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Sustainahillbilly:

n., Any hill dweller who knows that the best path to the future is through the arts of the past mixed with the smallest possible dose of newfangled ingenuity.

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How to Deal with Pillbugs When They Become a Problem

The key here is “when they become a problem.” In general, pillbugs, or roly polies as I grew up calling them, are quite nice little composters.

The textbook “fact” is that pillbugs prefer to eat rotting organic matter and only graduate to other foods when they can’t find enough. That’s actually false. They’re opportunistic omnivores, and they’re going to eat the most nutritious thing available. In addition to rotting vegetation, their favorite foods include tender plant growth, fine roots, soft fruits, moist tubers, and new seedlings. In small numbers you’re unlikely to notice when a pillbug has taken a nibble, but when they overpopulate it turns into a major issue.

Photo Caption: I can move just about anything in my yard and find a large nest of pillbugs.

This morning I went to water the seed trays in our straw bale cold frame and discovered many of the trays were missing plants. Some of the seedlings were teetering on nearly severed stems, but others were toppled or missing outright. People dealing with this problem are often told they are incorrect in their diagnosis. Before anyone suggests alternative culprits like cutworms or slugs, let me emphasize that I am pretty good at identifying pests and have obtained proof on countless occasions that pillbugs are in fact, whodunnit.

If you need further assurance that they aren’t always friendly denizens of the compost heap, here are other sources describing their destructive abilities:

Photo Caption: After I discovered pillbugs munching in my seed trays, I removed the critters I could find and lifted the trays to higher ground and brighter sunlight.

The problem is, a lot of the advice that people give simply isn’t accurate or effective. Popular word-of-mouth solutions aren’t necessarily based on personal experience. Additionally, gardeners are usually poor scientists. They try something and if it works, they think it fixed their problem. The reality is that it could have been brought about by other means the gardener didn’t notice.

We really need some brainstorming to solve this issue for organic and permaculture growers!

Here’s what I know for sure about pillbugs:

  1. They’re neat! As crustaceans, they’re more closely related to shrimp than insects. They breathe through gills and need moisture to survive. Also, their scientific family is Armadillidiidae, which is pretty adorable.
  2. Their favorite conditions are identical to the favorite conditions of most plants. They’re also able to burrow to find moisture and do not leave a garden entirely during brief droughts. Once irrigation occurs, they’re back. In order to completely remove them from an environment, you’d need to create a desert situation.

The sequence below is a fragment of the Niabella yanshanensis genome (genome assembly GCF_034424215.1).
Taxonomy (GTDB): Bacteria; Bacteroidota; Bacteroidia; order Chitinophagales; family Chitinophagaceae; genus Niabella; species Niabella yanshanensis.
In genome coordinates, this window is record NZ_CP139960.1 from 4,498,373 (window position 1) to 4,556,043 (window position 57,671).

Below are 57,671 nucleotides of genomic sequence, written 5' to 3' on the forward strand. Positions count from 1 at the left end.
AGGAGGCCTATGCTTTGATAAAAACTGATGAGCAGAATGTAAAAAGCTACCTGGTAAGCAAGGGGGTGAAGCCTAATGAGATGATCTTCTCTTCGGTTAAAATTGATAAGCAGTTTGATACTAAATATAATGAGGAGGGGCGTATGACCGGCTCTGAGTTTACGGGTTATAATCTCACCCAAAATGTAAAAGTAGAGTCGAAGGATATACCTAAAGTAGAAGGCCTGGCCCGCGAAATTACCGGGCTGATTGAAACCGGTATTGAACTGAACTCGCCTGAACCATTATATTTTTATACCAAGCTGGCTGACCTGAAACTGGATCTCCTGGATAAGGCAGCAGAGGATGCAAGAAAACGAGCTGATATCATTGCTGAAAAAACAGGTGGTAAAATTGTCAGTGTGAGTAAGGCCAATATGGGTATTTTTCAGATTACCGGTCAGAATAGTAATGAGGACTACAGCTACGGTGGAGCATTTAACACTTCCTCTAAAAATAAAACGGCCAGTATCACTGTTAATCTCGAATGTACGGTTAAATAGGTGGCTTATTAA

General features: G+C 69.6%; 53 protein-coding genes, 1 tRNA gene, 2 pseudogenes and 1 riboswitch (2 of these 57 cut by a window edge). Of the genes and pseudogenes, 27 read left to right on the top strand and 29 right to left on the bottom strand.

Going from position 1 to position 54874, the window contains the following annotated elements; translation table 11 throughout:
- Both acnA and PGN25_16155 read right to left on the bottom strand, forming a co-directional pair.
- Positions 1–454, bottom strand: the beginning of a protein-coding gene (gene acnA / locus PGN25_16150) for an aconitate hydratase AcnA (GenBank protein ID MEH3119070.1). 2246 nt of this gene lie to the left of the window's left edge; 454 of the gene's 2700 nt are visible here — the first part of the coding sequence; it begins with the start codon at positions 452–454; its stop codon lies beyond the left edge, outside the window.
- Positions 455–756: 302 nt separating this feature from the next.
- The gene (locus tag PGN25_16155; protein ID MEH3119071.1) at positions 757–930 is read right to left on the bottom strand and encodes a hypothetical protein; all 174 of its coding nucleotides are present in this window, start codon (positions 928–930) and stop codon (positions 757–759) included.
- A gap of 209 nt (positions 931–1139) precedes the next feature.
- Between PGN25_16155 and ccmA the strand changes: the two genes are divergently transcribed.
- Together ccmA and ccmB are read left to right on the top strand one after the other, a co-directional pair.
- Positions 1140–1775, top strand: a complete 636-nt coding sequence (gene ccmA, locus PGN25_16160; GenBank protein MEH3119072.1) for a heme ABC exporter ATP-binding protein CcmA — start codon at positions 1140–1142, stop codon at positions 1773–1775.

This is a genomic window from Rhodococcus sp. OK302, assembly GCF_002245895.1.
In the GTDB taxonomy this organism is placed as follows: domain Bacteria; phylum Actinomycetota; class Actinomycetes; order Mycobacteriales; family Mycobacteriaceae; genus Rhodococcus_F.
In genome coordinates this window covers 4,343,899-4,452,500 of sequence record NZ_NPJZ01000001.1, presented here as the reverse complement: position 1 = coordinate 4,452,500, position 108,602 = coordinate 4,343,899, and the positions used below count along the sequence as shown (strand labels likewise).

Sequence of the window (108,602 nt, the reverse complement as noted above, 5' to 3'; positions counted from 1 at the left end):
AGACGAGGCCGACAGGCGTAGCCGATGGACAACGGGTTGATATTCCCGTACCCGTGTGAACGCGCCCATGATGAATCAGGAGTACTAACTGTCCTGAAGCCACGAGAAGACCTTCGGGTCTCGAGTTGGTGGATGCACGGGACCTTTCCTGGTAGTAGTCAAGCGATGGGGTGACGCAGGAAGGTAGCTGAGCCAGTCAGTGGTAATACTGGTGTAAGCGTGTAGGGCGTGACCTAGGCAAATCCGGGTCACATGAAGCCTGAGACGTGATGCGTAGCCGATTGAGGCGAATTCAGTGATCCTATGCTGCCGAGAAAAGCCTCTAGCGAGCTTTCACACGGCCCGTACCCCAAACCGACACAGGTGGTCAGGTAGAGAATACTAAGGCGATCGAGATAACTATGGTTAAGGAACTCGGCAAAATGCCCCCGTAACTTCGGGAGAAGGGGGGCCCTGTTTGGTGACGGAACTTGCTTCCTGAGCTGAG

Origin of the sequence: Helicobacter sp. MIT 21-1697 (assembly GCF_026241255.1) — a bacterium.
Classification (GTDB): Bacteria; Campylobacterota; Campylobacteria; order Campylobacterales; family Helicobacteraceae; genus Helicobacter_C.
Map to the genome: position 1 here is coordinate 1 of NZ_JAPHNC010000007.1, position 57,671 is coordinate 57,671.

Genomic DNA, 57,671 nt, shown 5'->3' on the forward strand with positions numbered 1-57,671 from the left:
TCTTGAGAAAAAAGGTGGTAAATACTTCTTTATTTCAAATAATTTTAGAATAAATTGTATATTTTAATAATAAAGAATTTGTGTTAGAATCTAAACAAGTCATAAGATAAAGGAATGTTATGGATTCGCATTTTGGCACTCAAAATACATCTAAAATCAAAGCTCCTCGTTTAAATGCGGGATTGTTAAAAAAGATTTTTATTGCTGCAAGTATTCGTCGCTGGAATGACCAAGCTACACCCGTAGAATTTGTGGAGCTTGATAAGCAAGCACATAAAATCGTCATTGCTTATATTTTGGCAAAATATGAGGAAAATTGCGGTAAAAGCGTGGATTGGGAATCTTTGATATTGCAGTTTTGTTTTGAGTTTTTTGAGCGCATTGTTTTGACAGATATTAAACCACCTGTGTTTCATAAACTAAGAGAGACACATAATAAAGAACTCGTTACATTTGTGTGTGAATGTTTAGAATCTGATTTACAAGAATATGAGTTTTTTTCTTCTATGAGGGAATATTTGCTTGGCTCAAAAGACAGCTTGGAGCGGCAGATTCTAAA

3. Diatomaceous earth isn’t effective in moist conditions. Also, I have witnessed pillbugs nesting in it.
  4. Free-range chickens are only temporarily excited to eat pillbugs when they are abundant. My brown leghorns will still eat them half-heartedly, but my other two breeds turn up their beaks. In two years of owning chickens I have noticed no reduction in the pillbug population, even when the poultry fence was broken and they had months of unrestricted access to the entire yard.
  5. They seem to be active year-round in my climate.
  6. They do like mulch, but so do plants and the rest of the soil food web. Also, even when I let a seedling bed bake in the sun the pillbugs come out from nearby hiding areas at night.
  7. They don’t like bright light.
  8. They drown easily and it appears to occur evenly whether you use water or beer.
  9. They will collect in rolled up moist cardboard or upturned grapefruit rinds the same way that slugs do. They often nest just under the soil next to plants they like to consume.
  10. They seem to cause regional problems. I know of multiple farms and gardens in the upstate of South Carolina with this predicament, but have yet to find a grower in North Carolina experiencing the same issues. People who do not have this problem look at you like you’re nuts when you bring it up.
  11. There must be an environmental factor that keeps their numbers under control if there are regions of the country where they aren’t a problem. We just have to figure it out.

Photo Caption: I moved the straw mulch inside the cold frame and found pillbugs nesting in the wet spots.

One thing I would like to try, but do not currently have the means to do so, are ducks. Does anyone have experience using them for this purpose?

Regarding the infestation in my seed trays: I pulled them out of the bottom of the cold frame and balanced them on the straw bales. My reasoning is that the bright light exposure from all sides will drive the pillbugs off of the seedlings. I’m also considering water traps tucked inside the frame to cause drowning.

Consider this an open discussion. What would you do? Is there anything you’ve tried and did it work? No idea is too stupid, we could really use your help!

*Update: my husband’s first suggestion is that we eat them. Any suggestions on how to harvest them easily?* ;)

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